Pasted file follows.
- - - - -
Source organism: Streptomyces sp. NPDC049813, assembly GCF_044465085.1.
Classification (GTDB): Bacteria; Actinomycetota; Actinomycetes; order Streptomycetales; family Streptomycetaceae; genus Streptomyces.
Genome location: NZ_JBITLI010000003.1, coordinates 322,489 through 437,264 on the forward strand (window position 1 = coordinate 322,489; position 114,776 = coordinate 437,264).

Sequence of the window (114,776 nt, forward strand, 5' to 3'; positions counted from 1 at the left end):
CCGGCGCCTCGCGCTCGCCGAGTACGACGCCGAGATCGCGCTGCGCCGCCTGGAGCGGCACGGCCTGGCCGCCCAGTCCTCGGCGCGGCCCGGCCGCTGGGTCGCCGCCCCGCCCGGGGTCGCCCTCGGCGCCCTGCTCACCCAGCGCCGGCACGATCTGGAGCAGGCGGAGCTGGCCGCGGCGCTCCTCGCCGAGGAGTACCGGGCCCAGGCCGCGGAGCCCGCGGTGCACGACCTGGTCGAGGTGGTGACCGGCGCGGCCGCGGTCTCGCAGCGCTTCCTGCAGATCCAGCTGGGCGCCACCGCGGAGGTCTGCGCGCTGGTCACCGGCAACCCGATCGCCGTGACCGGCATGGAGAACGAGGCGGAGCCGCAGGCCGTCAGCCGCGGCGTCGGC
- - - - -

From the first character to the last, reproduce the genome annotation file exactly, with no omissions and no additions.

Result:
Source organism: Streptomyces sp. NPDC049813, assembly GCF_044465085.1.
Classification (GTDB): Bacteria; Actinomycetota; Actinomycetes; order Streptomycetales; family Streptomycetaceae; genus Streptomyces.
Genome location: NZ_JBITLI010000003.1, coordinates 322,489 through 437,264 on the forward strand (window position 1 = coordinate 322,489; position 114,776 = coordinate 437,264).

Sequence of the window (114,776 nt, forward strand, 5' to 3'; positions counted from 1 at the left end):
CCGGCGCCTCGCGCTCGCCGAGTACGACGCCGAGATCGCGCTGCGCCGCCTGGAGCGGCACGGCCTGGCCGCCCAGTCCTCGGCGCGGCCCGGCCGCTGGGTCGCCGCCCCGCCCGGGGTCGCCCTCGGCGCCCTGCTCACCCAGCGCCGGCACGATCTGGAGCAGGCGGAGCTGGCCGCGGCGCTCCTCGCCGAGGAGTACCGGGCCCAGGCCGCGGAGCCCGCGGTGCACGACCTGGTCGAGGTGGTGACCGGCGCGGCCGCGGTCTCGCAGCGCTTCCTGCAGATCCAGCTGGGCGCCACCGCGGAGGTCTGCGCGCTGGTCACCGGCAACCCGATCGCCGTGACCGGCATGGAGAACGAGGCGGAGCCGCAGGCCGTCAGCCGCGGCGTCGGC